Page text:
That Québec federalists continue to huddle together in uncomfortable left/right coalition might strike us as savvy and electorally advantageous. But it doesn’t appear to be working at the mo. The apparent fracturing of the sovereigntist vote isn’t hurting the PQ’s position – indeed, they are in safe majority territory. What can smart federalists do?

Play the Péquistes at their own game, and recognise that you can fight for soft nationalists and soft federalists at once. That’s what the Orange Wave was.

A New Democrat Backdraft

A provincial NDP could go to the student protests and say “We’re with you. You don’t have to go to Québec Solidaire to voice dissent against neoliberal policy, you can do it with us.” It could go to the provincial Liberals and say “most of you are more progressive than you let on. Come on, all you Mulcairs, come on in.” It could pull soft federalist social democrats back from the PQ as well as pulling support from the Liberals – something QS and CAQ aren’t in reach of doing. Besides, the very novelty of a provincial NDP could win it quick and early rewards from a public that’s in a very up-for-anything, disestablishment-minded mood. The trick, from there, is to hold such rewards – but the federal NDP are doing it pretty impressively.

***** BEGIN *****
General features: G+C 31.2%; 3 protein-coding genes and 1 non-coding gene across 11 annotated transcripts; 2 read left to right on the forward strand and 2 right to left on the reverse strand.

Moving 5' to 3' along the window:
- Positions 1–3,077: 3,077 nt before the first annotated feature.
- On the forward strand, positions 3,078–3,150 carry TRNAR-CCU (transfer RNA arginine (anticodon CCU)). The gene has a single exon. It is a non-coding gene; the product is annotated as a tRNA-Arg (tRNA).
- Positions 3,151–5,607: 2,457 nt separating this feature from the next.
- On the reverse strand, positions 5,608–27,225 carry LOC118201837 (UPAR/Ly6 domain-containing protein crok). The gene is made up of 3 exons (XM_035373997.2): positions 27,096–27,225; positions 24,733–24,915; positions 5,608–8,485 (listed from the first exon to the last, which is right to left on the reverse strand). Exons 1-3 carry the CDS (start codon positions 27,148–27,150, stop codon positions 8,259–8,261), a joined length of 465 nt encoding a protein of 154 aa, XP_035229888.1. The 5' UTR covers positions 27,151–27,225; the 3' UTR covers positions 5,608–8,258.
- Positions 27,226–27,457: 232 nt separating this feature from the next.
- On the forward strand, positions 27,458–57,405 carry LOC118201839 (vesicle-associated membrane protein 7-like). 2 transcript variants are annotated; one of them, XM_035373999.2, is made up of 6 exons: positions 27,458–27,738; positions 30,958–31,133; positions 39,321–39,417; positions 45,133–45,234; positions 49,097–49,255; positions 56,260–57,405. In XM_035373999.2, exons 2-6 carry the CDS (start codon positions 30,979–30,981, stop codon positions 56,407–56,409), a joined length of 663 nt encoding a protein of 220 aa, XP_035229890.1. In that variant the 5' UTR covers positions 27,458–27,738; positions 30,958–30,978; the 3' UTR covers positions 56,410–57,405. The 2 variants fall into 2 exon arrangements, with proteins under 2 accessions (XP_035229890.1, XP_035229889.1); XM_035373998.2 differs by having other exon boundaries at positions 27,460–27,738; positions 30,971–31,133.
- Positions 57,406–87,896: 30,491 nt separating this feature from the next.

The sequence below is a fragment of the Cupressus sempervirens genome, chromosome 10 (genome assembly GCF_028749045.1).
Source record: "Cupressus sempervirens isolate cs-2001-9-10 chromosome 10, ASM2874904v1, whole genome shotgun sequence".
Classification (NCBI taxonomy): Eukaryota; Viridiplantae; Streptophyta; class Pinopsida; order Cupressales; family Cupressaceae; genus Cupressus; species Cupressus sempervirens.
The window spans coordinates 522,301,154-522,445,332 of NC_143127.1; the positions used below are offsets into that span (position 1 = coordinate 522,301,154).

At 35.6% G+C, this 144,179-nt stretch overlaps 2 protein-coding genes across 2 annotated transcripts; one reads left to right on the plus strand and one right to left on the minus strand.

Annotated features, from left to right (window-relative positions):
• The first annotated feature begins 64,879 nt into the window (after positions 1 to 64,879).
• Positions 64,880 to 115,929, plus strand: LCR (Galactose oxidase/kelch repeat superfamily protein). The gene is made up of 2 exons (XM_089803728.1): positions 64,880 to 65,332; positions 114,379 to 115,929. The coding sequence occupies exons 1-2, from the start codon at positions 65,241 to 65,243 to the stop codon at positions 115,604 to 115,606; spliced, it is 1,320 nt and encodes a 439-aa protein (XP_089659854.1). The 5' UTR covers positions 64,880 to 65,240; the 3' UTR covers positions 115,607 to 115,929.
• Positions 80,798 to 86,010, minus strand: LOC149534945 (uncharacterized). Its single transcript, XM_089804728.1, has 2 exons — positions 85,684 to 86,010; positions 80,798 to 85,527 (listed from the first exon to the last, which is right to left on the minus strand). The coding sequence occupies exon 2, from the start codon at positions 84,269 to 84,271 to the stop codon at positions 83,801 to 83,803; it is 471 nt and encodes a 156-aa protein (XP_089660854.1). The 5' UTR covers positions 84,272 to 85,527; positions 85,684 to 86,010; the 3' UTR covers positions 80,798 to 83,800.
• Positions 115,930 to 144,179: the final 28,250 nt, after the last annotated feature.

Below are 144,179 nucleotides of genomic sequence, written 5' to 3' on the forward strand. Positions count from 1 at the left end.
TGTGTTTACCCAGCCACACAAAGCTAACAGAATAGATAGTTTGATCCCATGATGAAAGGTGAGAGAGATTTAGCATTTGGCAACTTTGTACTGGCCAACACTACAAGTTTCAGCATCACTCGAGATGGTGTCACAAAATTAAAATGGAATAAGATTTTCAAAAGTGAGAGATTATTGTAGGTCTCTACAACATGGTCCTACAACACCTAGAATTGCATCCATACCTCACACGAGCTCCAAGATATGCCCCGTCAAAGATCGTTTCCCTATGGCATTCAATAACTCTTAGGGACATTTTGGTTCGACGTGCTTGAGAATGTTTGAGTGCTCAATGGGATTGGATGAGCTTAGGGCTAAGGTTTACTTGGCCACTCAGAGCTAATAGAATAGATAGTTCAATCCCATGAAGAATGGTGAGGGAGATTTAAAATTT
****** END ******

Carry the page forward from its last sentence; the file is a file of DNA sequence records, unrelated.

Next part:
Coalitions such as the Parti liberal du Québec are sustainable only insofar as there is a coherent opposite threat – look at the B.C. Liberals! That motley crew of Socreds, Tories and federal Liberals sought nothing more complex out of life than to suppress the B.C. NDP. But that coalition looks set to dissolve into incoherence, merely because an upstart actual Conservative party has entered the provincial scene.

A Whole New Mosaic

B.C.’s Liberals are a mosaic made with cheap glue, and if social democrats in Québec are bold enough, they’ll find that Charest’s Liberals are in a similar condition. His internal coalition could be just as easily usurped by a challenger that is able to establish a different kind of coalition – one that’s more coherent, and involves Québec’s mass of federalist/soft nationalist social democrat orphans in a meaningful way.